You are reading the HTML version of Everything Change Volume III. Visit the book’s home page to download it for free in other formats, including .epub and .mobi (for Kindle devices).
Table of Contents
- Title Page
- Introduction: Resisting Acclimation
- Invasive Species By Amanda Baldeneaux
- The God of the Sea By Barakat Akinsiku
- Plasticized By Kathryn E. Hill
- The Drifter By J.R. Burgmann
- The Lullaby-Dirge By Mason Carr
- Driftless By Scott Dorsch
- Galansiyang By Sigrid Marianne Gayangos
- Those They Left Behind By Jules Hogan
- Redline By Anya Ow
- Field Notes By Natasha Seymour
- About the Contributors
- Honorable Mention: 2020 Semifinalists
By Kathryn E. Hill
It’s up to you, the ultrasound tech said. At this stage, it’s too soon to know exactly how the plastic will manifest.
Rachel watched the screen as the jellied wand turned against her cervix, her womb rendered black for fluid, gray for embryo, bright white for the eddies of plastic. Plastics small as seeds, small as cells lined her uterus, beaded the embryo’s yolk sac, only six weeks along. Sean whispered something, pulled on his earlobe, his other hand light on her knee. With a final swirl the wand was removed, feet helped out of stirrups, towel and panty liner placed next to two brochures on the exam bed, one called Living Plasticized, the other Pills and Procedures.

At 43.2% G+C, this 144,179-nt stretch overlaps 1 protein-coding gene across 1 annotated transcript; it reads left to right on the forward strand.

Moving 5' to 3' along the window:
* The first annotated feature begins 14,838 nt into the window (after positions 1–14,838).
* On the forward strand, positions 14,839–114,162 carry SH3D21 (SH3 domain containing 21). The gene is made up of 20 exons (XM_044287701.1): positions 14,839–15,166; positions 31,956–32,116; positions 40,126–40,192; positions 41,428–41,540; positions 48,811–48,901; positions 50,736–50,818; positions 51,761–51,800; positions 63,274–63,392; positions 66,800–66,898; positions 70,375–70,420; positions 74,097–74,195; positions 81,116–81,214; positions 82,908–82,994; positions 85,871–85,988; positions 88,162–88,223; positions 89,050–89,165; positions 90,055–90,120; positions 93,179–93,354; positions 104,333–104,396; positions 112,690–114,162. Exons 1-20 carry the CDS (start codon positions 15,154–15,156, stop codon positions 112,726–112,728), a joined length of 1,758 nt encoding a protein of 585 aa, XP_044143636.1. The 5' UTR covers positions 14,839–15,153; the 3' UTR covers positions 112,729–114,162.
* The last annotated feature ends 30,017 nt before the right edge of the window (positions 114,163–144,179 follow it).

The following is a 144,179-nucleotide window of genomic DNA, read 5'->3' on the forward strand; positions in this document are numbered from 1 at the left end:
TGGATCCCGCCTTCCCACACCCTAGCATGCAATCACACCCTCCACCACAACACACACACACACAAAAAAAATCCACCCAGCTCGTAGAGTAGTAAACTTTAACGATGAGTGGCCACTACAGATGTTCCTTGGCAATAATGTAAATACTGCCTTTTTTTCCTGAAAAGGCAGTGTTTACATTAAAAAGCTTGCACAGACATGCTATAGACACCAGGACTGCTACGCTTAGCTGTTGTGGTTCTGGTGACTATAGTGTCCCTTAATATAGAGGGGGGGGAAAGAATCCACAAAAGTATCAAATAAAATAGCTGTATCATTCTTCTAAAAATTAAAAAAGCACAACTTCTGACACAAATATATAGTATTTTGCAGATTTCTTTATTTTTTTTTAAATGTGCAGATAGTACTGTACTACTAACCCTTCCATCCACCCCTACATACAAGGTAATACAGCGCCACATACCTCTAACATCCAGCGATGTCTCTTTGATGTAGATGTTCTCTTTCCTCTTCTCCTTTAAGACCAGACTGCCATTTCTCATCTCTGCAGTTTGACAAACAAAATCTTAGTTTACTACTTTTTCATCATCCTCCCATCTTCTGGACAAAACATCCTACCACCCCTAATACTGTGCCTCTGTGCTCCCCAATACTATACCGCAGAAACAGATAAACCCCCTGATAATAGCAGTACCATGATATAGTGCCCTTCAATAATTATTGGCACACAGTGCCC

You don’t have to choose today, but you’ll have to choose soon, the tech said. Rachel sat cross-legged on the off-blue table, staring at the swatch of triangulated space between her heels, her thighs. The tech scratched her nose. I can go over the options with you if you like.
We can read, Rachel said.
The tech turned and closed the door. Rachel and Sean unfolded, curled, opened and closed, bent, picked at the corners of the waxy brochure pages: Avoid all plastics, avoid all bodies of water, ask your insurance company about reverse osmosis filters when you ask about your breast pump, the pills work in 24-48 hours, procedures can be scheduled right up to the end, wear only natural fibers, a plastic hip means no hip replacements later!, cook only with wooden spoons, eat only out of glass or steel, the National Suicide Hotline is, go to the hospital for any heavy bleeding, dizziness, meconium when your water breaks, when contractions are five minutes apart, when they are regular, when they are strong, when they are so strong you can no longer speak.